January 16 - March 15, 2019
Amplification (noun): A term coined by female Obama staff members as the act of reinforcing an idea introduced by a female colleague that was initially ignored and extending credit to its original author.
Deanna Evans Projects is pleased to announce, Amplification, an exhibition featuring Langdon Graves, Karen Schifano and Crys Yin. All three artists tackle difficult yet vital issues of identity through a veil of humor, mysticism and tradition. At first glance, one could miss the underlying threads of these works, but once they are seen, they cannot be forgotten. In today’s world, it remains increasingly important to offer the benefit of a second glance to be fully seen.
Langdon Graves focuses on mining the unknowns, both in the realm of psychic and supernatural phenomena, and within her own family. Inspired by the storytelling of her grandmother, her research took a turn towards methods and historical accounts of spirit communication, particularly in the practice of Spiritualism. She discovered a parallel between the rise in Spiritualism’s popularity and membership in the United States, and the foundation of the women’s rights movement. Some of those at the forefront of women’s rights and suffrage, who were an integral force for change, practiced psychic mediumship and organized séance sessions, known as Home Circles, within their communities. The ghosts in her family’s stories become metaphors for impressions created by elements of the past, and vague projections of the future; ethereal and elusive, but nevertheless present.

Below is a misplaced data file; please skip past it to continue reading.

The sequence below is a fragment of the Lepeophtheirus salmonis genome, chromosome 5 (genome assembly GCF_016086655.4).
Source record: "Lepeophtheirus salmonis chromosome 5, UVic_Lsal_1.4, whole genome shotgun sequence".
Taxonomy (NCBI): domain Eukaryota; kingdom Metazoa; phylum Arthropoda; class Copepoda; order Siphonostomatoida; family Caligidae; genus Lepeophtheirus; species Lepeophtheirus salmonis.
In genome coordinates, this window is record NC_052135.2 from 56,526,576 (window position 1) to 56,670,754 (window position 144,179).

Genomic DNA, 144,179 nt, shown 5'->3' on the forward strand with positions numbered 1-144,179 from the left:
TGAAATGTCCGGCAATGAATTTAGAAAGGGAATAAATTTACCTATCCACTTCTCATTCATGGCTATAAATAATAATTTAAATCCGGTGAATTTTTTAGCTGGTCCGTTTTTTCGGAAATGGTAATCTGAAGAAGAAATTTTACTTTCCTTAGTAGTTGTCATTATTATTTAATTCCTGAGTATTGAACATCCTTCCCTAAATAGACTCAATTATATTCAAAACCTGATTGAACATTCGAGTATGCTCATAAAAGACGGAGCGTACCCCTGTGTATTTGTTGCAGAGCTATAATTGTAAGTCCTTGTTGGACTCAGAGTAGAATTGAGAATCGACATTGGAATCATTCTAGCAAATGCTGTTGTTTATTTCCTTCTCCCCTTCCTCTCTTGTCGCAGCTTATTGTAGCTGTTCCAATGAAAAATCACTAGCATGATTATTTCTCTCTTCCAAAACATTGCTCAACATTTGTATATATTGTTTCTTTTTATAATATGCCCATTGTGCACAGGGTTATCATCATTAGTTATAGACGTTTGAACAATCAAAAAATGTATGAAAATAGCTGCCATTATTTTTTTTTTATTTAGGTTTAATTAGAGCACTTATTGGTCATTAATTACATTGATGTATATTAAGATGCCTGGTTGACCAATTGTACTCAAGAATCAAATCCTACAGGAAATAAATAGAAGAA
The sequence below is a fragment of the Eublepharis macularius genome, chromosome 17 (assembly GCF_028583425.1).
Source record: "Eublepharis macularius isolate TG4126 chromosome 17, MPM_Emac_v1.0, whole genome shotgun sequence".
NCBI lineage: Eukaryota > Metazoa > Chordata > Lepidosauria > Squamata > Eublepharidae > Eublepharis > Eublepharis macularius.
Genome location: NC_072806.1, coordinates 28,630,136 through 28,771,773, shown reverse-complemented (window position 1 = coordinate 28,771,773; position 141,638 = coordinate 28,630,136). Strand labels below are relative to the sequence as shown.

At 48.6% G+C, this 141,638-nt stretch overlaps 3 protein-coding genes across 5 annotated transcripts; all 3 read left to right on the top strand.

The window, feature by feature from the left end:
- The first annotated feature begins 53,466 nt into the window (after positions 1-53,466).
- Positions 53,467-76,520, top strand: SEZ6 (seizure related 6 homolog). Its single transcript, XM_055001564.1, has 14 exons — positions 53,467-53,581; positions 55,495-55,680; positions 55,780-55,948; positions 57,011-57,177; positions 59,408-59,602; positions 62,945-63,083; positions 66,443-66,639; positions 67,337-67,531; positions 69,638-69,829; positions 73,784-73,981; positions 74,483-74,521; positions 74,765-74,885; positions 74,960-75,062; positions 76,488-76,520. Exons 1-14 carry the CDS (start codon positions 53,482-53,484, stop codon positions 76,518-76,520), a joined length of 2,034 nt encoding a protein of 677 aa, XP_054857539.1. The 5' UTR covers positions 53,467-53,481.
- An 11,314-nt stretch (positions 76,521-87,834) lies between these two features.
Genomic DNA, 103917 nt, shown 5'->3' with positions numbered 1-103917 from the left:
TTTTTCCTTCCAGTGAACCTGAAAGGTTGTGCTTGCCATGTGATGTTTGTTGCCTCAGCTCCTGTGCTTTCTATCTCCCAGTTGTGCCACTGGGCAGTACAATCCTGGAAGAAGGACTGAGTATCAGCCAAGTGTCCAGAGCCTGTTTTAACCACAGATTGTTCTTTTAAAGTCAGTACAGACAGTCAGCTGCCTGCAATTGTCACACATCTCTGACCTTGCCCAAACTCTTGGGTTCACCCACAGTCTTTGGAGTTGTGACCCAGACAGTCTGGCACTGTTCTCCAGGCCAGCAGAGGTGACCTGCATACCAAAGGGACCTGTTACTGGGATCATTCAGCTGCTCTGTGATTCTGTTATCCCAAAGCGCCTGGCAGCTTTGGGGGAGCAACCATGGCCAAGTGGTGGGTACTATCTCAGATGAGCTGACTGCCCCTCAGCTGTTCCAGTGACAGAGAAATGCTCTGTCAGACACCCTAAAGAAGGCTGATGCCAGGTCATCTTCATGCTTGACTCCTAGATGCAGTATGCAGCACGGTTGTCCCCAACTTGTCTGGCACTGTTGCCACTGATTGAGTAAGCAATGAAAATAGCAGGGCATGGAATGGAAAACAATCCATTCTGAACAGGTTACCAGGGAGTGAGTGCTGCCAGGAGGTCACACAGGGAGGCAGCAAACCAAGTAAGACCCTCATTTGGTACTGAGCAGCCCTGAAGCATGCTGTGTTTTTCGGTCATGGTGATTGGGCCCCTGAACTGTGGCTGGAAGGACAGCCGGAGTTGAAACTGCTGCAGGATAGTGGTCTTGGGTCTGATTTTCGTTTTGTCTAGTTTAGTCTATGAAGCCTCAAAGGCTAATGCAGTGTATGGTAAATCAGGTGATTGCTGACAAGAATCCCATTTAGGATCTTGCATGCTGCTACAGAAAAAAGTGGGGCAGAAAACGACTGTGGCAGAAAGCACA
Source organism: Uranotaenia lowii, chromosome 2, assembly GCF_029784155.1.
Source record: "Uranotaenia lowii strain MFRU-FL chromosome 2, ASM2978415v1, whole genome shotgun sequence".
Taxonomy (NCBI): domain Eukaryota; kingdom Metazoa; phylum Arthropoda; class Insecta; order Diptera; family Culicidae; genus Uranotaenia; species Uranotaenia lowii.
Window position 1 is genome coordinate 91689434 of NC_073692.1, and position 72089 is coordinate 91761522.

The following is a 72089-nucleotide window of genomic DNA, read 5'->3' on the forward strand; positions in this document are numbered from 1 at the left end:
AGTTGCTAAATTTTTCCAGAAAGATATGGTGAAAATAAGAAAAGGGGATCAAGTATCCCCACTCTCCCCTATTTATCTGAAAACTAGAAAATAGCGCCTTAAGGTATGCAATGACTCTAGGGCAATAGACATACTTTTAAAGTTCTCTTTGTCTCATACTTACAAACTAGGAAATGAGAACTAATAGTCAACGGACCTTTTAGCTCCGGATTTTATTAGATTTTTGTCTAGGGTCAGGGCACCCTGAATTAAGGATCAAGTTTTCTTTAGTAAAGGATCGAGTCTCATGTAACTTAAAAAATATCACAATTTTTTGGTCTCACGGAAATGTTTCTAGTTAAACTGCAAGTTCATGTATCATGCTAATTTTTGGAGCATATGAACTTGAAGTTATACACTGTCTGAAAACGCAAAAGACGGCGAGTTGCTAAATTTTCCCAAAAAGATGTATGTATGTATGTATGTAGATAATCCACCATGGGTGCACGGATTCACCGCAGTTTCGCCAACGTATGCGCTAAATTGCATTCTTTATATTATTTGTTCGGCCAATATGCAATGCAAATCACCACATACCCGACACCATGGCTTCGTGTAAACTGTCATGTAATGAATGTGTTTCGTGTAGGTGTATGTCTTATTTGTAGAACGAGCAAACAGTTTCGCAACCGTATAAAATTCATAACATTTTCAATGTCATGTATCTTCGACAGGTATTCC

Karen Schifano is an abstract painter whose work previously skirted narrative subject matter. However, in these difficult times, she has felt an urgent need to make paintings that relate more obviously to underlying issues in politics and public life. Her work is reductive and simple: black and white, or “flesh” color, bringing the idea of race to the forefront. Eye holes, ghost eyes, and the KKK are references, and the paintings can read as masks, heads, bullet holes, all circling around feelings of fear, hiding, deception and threat.
Crys Yin’s work focuses on a reflection of her personal history. Distorting scale and skewing perspective are tools that she uses to recall and reinterpret this history. She's currently following a line of curiosity that leads to a better understanding of her hyphenated cultural background. In a constant state of alienation and otherness, she uses humor as a device to transcend embarrassing and awkward misunderstandings. And by grouping figures and objects in her paintings, the fulfillment of belonging and closeness – both physical and other – is possible.